Mine Head Lighthouse in West Waterford is somewhat off the beaten track. To get there you have to negotiate a warren of by-roads in the Old Parish area and I would have given up had I not had the co-ordinates programmed in to my Sat Nav, co-ordinates which I had obtained by studying the location on Google Earth. The road ends at the entrance to a farm and from there to the lighthouse there is a driveable path of about a mile or so. I wasn’t entirely sure whether I should have sought permission to proceed at the farmhouse. On the basis that it is easier to seek forgiveness than permission I kept going and I didn’t meet anyone throughout my time there.
It is a wonderful looking lighthouse perched on a cliff-top with views across the coast of Waterford as far as Brownstown Head near Dunmore East. The white pillars near the Metal Man at Tramore were clearly visible in the late evening light. Looking west you can see Ram Head in Ardmore and beyond that Ballycotton Island in East Cork.
(Left-click to see images in larges size)
The lighthouse looked resplendent in the Autumn sunshine and I was eagerly looking forward to sunset when the sensors or timers would activate the light and the lighthouse would do what it is meant to do: emit flashes at regular intervals. With a bright waxing-gibbous moon, a calm sea and little wind all the conditions were right for some stunning blue-hour lighthouse photography.
So, I waited and waited. Eventually, the sun set. Off to the south-east, Hook Head Lighthouse began to flash, its light just visible over the horizon. It wouldn’t be long now before Mine Head started to do its thing. I could hardly wait. It might be a long time again before I’d get conditions as good as this and I was going to make the most of the opportunity.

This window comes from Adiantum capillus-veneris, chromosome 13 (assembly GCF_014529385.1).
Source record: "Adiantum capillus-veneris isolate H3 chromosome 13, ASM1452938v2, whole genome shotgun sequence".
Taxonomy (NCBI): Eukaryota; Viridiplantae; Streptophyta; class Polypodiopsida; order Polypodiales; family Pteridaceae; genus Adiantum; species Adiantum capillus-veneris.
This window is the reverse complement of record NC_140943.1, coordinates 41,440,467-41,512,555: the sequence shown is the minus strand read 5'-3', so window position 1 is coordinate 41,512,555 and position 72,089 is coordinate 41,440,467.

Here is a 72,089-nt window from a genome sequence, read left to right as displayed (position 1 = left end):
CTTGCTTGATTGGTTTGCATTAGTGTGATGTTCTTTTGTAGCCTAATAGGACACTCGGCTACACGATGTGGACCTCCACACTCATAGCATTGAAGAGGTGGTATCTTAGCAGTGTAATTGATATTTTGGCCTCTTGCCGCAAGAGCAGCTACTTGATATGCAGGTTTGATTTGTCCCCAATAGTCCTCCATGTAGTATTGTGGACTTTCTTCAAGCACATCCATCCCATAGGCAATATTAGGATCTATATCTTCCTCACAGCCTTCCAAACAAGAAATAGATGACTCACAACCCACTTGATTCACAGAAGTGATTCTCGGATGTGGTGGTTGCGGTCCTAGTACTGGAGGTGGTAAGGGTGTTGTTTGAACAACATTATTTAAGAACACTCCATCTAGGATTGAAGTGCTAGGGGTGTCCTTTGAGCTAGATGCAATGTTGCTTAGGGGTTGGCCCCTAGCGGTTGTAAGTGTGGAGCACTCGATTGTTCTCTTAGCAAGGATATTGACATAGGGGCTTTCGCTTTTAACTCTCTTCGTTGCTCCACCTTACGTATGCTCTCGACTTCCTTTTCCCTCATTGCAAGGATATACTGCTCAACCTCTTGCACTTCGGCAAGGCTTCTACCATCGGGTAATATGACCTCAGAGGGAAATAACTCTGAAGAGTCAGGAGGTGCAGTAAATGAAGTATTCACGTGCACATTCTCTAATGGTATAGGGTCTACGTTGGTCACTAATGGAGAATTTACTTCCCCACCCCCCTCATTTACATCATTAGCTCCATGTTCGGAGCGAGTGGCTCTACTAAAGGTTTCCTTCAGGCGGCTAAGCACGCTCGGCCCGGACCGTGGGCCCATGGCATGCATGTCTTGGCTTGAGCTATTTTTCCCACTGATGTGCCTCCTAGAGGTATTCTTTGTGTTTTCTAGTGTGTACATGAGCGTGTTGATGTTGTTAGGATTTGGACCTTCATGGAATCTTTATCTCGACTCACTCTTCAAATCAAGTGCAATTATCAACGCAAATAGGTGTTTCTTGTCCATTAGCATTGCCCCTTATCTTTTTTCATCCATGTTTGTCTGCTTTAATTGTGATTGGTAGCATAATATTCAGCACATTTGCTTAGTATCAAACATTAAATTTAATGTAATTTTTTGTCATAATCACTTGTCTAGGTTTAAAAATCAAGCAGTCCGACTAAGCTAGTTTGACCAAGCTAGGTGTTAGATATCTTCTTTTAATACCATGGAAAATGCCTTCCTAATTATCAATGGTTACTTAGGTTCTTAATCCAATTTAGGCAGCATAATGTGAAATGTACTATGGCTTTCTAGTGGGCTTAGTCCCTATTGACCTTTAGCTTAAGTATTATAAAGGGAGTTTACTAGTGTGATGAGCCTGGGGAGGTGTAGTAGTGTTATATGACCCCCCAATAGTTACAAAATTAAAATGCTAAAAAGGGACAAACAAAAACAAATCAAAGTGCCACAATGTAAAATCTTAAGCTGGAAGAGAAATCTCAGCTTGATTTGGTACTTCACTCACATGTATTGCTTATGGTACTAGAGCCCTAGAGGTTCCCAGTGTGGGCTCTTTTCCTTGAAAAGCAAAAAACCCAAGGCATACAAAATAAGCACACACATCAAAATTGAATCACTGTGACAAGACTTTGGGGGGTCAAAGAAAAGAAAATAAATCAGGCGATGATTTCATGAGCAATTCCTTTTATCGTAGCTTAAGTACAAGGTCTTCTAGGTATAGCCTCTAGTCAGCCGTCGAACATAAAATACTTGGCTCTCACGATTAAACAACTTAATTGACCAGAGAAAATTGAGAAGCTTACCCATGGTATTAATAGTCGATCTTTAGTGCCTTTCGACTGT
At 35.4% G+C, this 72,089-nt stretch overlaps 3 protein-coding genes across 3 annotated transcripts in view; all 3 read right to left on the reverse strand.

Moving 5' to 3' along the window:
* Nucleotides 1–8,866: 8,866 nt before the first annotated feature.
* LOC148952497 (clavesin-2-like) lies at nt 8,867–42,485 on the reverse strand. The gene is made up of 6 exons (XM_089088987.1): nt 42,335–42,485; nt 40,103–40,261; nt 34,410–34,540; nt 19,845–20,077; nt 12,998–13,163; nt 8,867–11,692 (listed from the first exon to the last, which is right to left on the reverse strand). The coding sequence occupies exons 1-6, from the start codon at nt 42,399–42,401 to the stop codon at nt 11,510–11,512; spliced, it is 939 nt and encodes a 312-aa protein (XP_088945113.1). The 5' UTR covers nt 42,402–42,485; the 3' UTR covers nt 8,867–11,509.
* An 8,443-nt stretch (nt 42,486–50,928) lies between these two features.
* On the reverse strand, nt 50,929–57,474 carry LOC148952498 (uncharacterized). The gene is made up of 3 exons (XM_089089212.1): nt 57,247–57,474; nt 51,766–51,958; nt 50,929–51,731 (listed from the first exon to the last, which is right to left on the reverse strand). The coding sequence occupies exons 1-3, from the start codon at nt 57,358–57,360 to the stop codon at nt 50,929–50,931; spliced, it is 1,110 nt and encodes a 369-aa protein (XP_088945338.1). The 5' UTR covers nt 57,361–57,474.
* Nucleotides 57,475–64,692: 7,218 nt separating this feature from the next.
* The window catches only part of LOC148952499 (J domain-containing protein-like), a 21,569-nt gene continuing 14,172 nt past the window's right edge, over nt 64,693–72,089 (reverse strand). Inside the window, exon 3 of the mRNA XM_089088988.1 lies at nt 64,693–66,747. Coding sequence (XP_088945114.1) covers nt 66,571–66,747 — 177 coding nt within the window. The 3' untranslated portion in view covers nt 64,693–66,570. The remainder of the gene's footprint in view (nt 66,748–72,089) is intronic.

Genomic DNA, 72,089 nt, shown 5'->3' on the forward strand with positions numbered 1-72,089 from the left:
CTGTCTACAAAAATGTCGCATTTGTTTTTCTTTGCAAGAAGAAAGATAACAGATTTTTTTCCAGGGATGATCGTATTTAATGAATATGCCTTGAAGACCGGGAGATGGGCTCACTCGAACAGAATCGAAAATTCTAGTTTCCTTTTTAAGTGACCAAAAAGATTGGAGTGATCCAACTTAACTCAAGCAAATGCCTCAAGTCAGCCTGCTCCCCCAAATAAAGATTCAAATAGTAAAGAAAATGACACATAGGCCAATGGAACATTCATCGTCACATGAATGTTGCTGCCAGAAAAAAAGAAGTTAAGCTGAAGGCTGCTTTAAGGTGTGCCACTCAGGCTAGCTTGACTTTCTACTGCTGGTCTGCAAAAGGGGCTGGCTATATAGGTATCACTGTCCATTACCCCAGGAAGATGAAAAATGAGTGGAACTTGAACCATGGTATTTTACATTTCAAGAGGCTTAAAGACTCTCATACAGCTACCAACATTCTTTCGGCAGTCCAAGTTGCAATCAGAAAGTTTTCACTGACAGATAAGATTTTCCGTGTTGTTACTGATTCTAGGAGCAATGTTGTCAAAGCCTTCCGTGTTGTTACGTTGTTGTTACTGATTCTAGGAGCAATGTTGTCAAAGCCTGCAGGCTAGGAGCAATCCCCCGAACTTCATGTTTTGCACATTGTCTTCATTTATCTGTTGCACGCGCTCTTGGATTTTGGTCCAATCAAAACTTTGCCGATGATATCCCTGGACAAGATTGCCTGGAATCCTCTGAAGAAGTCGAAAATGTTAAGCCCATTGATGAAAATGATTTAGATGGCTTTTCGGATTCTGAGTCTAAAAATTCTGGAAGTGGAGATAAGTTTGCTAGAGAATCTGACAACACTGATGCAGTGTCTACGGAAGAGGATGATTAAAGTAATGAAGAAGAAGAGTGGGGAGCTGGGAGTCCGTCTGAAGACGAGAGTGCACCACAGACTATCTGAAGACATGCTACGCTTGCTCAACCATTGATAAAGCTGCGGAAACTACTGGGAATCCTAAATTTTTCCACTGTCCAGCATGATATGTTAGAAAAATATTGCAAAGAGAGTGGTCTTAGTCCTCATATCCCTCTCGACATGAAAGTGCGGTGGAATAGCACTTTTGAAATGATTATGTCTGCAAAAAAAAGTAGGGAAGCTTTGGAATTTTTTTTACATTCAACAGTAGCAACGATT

Mine Head Lighthouse photographed from Ram Head, Ardmore
The light of Mine Head photographed from Ardmore
I looked through the viewfinder anticipating that first magnificent flash. And then … a tiny little light, about the size of those halogen units you can buy in hardware stores, clamped on to the railing at the top of the tower started to flash. What the f….? Was this it? It was. I stood up and, John McEnroe-like, addressed the lighthouse in a loud voice – “ You. Cannot. Be. Serious.” I had waited a couple of hours for this piddling little light? Alas, I had. And with it went my expectations of capturing some great images of the lighthouse in full blaze and the light of the moon on the sea.
The lamp that currently serves as Mine Head Lighthouse’s light clamped to the railings of the tower
The magnificent light built into the lighthouse itself is no longer operational and instead this puny latched-on lamp does the job instead. No doubt it serves the purpose but what a disappointment it is! What an insult to the men who manned the lighthouse down the years and who kept the fresnel lens of the light in optimum condition the better to signal to passing mariners. The beautiful tower built in 1851 might as well be knocked down if this is going to be its fate. The Commissioners of Irish Lights could just as easily erect a thin steel pole on the spot and clamp the light on top of it.
So, having waited for the amazing images that were never to be I packed up and went home.
What a disappointment!